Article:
Is Philip Sasser’s Our Man in the Pews. I wish he updated it more, but honestly it’s well worth the wait.
Archive for the ‘Religion’ Category
Posted in Religion, tagged Augustine, Christianity, Confessions, Divinity, Existence, God, I Am, Infinity, Literature, Mysticism, Personal Revelation, Religion, Revelation, Saint Augustine, Spirituality, Truth on April 23, 2013 | Leave a Comment »
And I said, “Is truth, therefore nothing, because it is not diffused through space–neither finite nor infinite?”
And you cried to me from afar, “I am that I am.”
-Augustine, Confessions 7.10.16
Posted in Literature, Religion, tagged Art, Aslan, C. S. Lewis, Christianity, Chronicles of Narnia, Heaven, Jesus, Literature, Lucy Pevensie, Magic, Narnia, Religion, Spirituality, Voyage of the Dawn Treader on April 16, 2013 | Leave a Comment »
“I’m sorry. But please-”
“Speak on, dear heart.”
“Shall I ever be able to read that story again; the one I couldn’t remember? Will you tell it to me, Aslan? Oh do,do,do.”
“Indeed, yes, I will tell it to you for years and years.”
-C.S. Lewis, The Voyage of the Dawn Treader
Posted in Literature, Religion, tagged Art, Christianity, Crescent, Cross, Duty, Hope, Humanity, Interview, Jean Stein, Literature, Math, MAthematics, Morality, Paris Review, Religion, Sacrifice, Southern Lit, Southern Literature, Suffering, William Faulkner, Writing on August 6, 2012 | Leave a Comment »
No one is without Christianity, if we agree on what we mean by that word. It is every individual’s individual code of behavior by means of which he makes himself a better human being than his nature wants to be, if he followed his nature only. Whatever its symbol — cross or crescent or whatever — that symbol is man’s reminder of his duty inside the human race. Its various allegories are the charts against which he measures himself and learns to know what he is. It cannot teach a man to be good as the textbook teaches him mathematics. It shows him how to discover himself, evolve for himself a moral codes and standard within his capacities and aspirations, by giving him a matchless example of suffering and sacrifice and the promise of hope.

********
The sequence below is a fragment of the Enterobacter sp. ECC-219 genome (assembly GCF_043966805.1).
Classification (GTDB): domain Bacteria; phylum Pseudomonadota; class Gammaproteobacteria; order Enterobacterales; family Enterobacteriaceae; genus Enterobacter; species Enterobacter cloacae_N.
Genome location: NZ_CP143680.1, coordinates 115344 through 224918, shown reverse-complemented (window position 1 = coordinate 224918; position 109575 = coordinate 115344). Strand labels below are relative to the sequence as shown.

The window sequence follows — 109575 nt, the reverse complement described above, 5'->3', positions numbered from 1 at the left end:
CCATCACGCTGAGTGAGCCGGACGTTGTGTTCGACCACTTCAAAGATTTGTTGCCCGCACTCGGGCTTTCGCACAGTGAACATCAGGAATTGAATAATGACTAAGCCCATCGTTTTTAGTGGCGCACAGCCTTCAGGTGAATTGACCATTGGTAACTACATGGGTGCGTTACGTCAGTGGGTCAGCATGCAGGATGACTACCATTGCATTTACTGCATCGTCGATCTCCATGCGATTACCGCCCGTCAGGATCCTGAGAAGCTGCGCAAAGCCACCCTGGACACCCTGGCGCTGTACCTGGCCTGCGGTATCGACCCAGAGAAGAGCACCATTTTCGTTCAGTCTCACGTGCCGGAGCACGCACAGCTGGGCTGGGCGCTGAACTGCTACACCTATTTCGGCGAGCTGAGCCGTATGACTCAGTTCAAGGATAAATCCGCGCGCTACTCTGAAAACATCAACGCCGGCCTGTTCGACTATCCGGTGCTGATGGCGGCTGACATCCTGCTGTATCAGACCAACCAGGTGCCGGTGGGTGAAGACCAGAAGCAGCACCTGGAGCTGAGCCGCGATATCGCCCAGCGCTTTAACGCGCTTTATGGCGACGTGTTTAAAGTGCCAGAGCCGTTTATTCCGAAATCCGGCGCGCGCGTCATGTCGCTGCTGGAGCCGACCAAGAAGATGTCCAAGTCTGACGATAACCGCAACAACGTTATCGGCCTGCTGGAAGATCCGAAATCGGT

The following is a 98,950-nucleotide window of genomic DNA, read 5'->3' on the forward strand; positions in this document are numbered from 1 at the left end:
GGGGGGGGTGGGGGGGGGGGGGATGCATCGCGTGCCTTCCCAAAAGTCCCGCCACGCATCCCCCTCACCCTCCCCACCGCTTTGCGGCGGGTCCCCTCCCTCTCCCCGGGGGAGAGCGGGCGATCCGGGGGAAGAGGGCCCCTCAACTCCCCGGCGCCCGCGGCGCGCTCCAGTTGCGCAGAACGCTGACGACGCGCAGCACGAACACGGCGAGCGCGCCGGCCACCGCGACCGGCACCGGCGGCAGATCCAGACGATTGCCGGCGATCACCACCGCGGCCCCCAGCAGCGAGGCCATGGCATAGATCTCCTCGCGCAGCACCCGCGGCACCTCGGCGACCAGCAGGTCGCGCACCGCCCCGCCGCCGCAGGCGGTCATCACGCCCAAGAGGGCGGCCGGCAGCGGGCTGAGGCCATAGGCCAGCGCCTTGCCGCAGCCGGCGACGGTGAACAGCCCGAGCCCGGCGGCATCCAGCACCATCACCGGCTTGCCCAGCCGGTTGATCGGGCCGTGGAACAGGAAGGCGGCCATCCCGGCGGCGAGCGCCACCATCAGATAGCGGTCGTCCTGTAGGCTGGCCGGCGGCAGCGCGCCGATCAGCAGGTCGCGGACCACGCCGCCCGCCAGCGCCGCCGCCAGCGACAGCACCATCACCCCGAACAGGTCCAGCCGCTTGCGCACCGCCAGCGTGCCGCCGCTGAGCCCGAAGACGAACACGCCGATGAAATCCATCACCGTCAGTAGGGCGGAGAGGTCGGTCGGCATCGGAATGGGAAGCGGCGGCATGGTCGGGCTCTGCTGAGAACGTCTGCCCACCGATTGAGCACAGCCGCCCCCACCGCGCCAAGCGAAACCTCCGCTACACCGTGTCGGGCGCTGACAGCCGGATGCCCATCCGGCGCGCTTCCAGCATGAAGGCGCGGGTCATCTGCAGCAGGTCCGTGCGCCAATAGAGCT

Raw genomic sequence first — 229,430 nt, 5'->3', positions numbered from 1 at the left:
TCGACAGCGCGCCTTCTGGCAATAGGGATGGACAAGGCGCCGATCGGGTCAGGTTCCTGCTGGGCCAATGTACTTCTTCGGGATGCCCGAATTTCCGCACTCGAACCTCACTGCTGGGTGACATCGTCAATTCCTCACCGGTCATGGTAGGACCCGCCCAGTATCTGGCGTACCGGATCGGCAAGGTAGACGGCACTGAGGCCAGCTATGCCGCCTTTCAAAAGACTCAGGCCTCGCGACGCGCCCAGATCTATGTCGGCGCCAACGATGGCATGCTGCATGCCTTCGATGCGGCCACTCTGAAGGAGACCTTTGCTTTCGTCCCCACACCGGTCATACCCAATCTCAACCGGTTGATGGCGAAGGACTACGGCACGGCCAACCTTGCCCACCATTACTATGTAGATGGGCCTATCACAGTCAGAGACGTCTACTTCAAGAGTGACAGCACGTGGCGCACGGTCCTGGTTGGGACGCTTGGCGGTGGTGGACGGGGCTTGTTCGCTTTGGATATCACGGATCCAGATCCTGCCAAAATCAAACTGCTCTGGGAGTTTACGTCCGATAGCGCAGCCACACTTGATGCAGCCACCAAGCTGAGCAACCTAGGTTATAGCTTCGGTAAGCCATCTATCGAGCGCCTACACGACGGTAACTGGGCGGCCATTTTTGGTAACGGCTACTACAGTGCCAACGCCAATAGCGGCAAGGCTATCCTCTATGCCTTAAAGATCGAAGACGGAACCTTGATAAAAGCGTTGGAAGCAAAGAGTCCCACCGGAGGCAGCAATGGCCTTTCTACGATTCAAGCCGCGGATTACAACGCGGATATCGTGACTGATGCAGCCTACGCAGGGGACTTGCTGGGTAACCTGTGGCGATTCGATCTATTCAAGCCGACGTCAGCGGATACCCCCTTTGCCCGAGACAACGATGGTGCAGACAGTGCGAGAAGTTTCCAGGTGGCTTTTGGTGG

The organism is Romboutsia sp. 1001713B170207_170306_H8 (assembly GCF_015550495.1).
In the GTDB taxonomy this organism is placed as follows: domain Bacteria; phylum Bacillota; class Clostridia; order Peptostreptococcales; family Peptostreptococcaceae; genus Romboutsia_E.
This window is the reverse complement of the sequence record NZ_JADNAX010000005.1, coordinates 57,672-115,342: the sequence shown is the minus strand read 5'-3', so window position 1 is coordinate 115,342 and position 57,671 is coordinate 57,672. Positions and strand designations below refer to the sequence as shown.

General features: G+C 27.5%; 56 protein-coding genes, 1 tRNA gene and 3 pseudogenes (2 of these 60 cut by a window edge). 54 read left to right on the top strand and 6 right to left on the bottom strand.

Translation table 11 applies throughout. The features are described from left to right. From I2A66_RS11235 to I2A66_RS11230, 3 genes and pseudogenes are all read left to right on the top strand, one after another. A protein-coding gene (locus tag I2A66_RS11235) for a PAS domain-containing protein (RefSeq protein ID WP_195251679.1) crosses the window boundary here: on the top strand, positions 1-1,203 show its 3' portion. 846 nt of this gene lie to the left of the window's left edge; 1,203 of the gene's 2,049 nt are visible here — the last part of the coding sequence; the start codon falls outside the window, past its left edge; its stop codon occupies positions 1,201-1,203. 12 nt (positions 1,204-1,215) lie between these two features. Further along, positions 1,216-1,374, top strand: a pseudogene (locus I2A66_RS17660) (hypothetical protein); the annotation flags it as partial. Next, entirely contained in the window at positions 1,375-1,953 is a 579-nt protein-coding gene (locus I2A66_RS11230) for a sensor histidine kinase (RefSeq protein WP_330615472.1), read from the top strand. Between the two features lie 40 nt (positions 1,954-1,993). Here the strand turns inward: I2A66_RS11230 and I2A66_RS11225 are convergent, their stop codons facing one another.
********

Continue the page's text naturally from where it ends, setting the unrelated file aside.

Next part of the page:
Posted in Parenting, Religion, tagged Alaska, Christianity, Creation, Family, Hiking, Insects, Jesus, Jesus Christ, Marriage, Mosquitos, Mysticism, Nature, Parenting, Pests, Prayer, Religion, Revelation, Wisconsin on August 3, 2012 | 3 Comments »
One time I went on a short hike in the Wisconsin woods with my beautiful and sexy wife and our kiddos. We were mobbed by mosquitos–-more than I have ever seen at once in my entire life, and I spent a chunk of my childhood in Alaska, where the mosquito is the state bird. We showered ourselves in industrial-strength, hazardous-chemical, deep-woods mosquito repellant until our skin was on fire, but it did nothing. My exasperated five-year old son finall asked in anguish why Jesus made mosquitos, to which my wife replied “I don’t know, why don’t you pray and ask him.”
A moment of silent hiking later, my son pipes up, “Mommy, Jesus says he didn’t do it.”
Posted in Religion, tagged Anxiety, Church of Jesus Christ of Latter-day Saints, Cowardice, Depression, Faith, Faithfulness, Family, Integrity, Internet, Isolation, LDS, Marriage, Missionary Work, Missions, Mormon, Mormonism, Obedience, Priesthood, Regret, Religion, Sacrifice, Scripture, Spirituality, Study, Telephone, Television, Temple, Temple Marriage, TV, Virtue on July 18, 2012 | 1 Comment »
I served a full-time, two-year mission for the Church of Jesus Christ of Latter-Day Saints from 1998-2000. For two years, I spent every waking moment (when I wasn’t in the bathroom) with a missionary companion. I got up in the morning every day for personal and companion study. I spent all day proselytizing, with short breaks for meals. I didn’t watch TV. I didn’t use the internet. I was only supposed to read Church-approved books and publications. I talked to my family back home on the phone only on Christmas and Mother’s Day. I had (part of) one day a week off from study and proselytizing to spend cleaning my apartment, doing my laundry, going grocery shopping, writing letters to my friends and family, and then, if I had any time left over, for recreation or relaxation. I wore a suit and tie (or at least a shirt and tie) and a name-tag every day. For two years, I was not Kullervo; I was Elder Kullervo.